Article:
I'm pretty sure pancakes were the first hot dish I learned to prepare. Even back when I was 8 years old, I was perfectly content to spend Saturday morning in the kitchen cooking up a delicious breakfast, while my younger siblings watched cartoons. (At least until it was time to leave for CCD, thanks, Mom and Dad.)
Just as our taste in TV shows has changed since the days of shows like this, my pancake making has come a long way. This pumpkin spice version is warm and spicy and perfect for a cold, fall morning. Paired with crispy bacon and a steaming cup of coffee, you're guaranteed to be starting your day off on the right foot with these. And if you have leftovers, even better! Pop them in the freezer and indulge in the middle of the week. No one will ever know!
This batch was made for one of my favorite married couples during their recent visit to DC. I hope it convinced them to come back again soon!
First thing's first: brew yourself some coffee! There's no way I could even think about functioning until I've had at least one cup. Or two.
If I'm having an especially indulgent day, before starting the pancakes, I like to fry up some bacon. "Good bacon, good day!"*
Next, assemble your ingredients. The recipe calls for pumpkin puree (canned works fine, or you can make your own - more on that to come), but I only had pumpkin pie filling available. To adjust for this, I cut down the sugar to 2 Tablespoons. They still turned out great, but I would stick with the original recipe if possible.
Whisk together your dry ingredients (flour (and any substitutes you'd like - I used a mix of white and wheat flour along with 1/2 cup of wheat germ), brown sugar, baking powder, baking soda, cloves, and salt) in a large mixing bowl. Make sure you get out any lumps of sugar!
In a separate bowl, whisk together the milk, eggs, pumpkin, and melted butter.
All at once, add the wet mixture into the dry and mix until just blended. Be careful not to over-mix the batter - the less you handle it, the fluffier the pancakes. It's best to have some visible bits of flour that haven't been fully mixed in.
Next, heat a large, non-stick frying pan or griddle over medium high heat. Here's the trick to see if the pan is hot enough: run the tips of your fingers in cold water and spray a few drops on the pan. If the droplets "dance," or jump off the pan, then it is hot enough. Be sure to spray the pan with a cooking spray like PAM as well. Using a 1/4 cup measuring cup, spoon the batter onto the pan to form as many pancakes as will fit. Make sure you leave yourself a little bit of wiggle room to allow for flipping.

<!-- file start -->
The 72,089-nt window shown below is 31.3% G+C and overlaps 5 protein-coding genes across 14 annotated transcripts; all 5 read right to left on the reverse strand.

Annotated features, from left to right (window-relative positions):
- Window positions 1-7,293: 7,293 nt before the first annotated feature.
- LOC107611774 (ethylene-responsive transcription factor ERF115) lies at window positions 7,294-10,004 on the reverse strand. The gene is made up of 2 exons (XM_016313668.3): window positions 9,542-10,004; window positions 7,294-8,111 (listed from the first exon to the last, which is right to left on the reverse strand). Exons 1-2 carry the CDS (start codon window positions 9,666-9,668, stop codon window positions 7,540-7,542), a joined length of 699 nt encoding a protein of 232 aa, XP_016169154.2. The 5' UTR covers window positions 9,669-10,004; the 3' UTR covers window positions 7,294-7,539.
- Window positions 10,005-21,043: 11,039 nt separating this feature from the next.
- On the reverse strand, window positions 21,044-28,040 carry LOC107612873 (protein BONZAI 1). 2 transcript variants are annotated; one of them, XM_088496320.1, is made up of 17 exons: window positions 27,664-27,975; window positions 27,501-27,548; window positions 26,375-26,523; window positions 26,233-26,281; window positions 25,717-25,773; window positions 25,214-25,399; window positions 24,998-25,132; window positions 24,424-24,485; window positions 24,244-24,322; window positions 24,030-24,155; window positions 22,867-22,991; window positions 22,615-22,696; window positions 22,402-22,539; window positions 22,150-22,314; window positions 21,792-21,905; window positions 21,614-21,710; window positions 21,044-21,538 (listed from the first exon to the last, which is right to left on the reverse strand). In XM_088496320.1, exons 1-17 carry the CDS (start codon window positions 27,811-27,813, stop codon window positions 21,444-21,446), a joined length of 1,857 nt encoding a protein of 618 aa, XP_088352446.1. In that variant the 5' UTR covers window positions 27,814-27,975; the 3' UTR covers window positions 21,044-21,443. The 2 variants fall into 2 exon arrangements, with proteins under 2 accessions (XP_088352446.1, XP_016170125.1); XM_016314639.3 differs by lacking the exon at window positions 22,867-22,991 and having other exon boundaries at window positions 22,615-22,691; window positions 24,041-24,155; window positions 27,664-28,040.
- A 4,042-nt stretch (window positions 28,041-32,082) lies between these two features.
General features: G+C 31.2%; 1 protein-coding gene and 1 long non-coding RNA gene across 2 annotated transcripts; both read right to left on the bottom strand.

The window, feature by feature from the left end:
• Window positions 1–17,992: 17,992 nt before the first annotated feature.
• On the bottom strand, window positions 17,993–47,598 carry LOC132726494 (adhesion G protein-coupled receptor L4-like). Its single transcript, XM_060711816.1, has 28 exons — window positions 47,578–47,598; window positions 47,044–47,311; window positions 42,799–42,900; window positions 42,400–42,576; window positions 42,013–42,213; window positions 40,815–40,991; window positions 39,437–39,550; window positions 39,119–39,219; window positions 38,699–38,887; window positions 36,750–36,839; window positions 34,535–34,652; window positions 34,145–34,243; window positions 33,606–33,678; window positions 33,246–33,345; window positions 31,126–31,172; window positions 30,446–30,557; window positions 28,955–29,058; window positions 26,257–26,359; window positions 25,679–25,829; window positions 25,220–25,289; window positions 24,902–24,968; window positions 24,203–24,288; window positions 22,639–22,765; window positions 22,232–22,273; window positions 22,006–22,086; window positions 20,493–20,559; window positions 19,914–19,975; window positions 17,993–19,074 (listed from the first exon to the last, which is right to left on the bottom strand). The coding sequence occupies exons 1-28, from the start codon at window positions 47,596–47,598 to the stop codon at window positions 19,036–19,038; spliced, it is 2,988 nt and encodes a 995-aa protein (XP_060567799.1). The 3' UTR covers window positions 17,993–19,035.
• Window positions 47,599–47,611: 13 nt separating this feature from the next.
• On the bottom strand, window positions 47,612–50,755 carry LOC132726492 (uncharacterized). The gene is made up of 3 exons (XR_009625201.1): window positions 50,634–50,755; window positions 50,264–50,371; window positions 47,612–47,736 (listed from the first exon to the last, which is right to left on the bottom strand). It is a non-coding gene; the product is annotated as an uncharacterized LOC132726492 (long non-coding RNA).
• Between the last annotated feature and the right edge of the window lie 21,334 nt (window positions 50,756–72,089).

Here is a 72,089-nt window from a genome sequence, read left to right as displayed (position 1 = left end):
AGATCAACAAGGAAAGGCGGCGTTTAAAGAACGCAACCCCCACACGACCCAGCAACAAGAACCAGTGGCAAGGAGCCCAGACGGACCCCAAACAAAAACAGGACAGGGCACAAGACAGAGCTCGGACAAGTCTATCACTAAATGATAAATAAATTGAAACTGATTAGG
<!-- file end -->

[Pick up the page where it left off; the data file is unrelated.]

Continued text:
When the pancakes are ready, flip them. You'll know they're ready when the bubbles in the center begin to pop and the edges start to brown, like this:
Cook until each side is golden brown.
Transfer to a plate in a warm oven, about 250 degrees.
Repeat with the remaining batter. I usually only need to spray the pan before the first batch. Warning: the first batch of pancakes never looks awesome. Consecutive batches will turn out better and better though, so don't worry. And they all taste wonderful, regardless.
Once you've used all the pancake batter, congratulations! You're ready to eat breakfast.
Serve pancakes hot with lots of butter and maple syrup. Pour another cup of coffee or a glass of apple cider, and you are good to go. Enjoy!
*This is a real motto from a real family. A pretty awesome family. And it's totally true!
Pumpkin Spice Pancakes
Adapted from Bon Appetit, December 1996
Makes about 15 pancakes
2 cups flour (any mix you would like - I used 1 cup white flour, 1/2 cup wheat flour, & 1/2 cup wheat germ)
6 Tablespoons brown sugar
1 1/2 teaspoons baking powder
1 1/2 teaspoons baking soda
1/2 teaspoon ground cloves
1/2 teaspoon salt
1 2/3 cups buttermilk (I used sour milk*)
3/4 cup pumpkin puree
2 Tablespoons butter, melted
1. Mix flour, brown sugar, baking powder, baking soda, cloves, and salt in large mixing bowl.
2. In a separate bowl, whisk together buttermilk, pumpkin, eggs, and melted butter.
3. Pour wet mixture into dry and mix until just combined.
4. Heat a non-stick frying pan over medium heat and spray with PAM. Once it is hot (when cold water droplets dropped on the pan "dance"), pour batter using a 1/4 cup measuring cup to form pancakes.
5. Flip each pancakes when the bubbles in the center begin to pop and the edges begin to brown. Cook until each side is golden brown.
6. Transfer to a plate in a warm oven (250 degrees) and repeat with remaining batter.
7. Serve hot with butter and maple syrup.
* If, like me, you don't keep buttermilk on hand, you can use sour milk instead. Mix 1-2 Tablespoons lemon juice with enough milk to yield the desired amount. Let stand 5-10 minutes before using.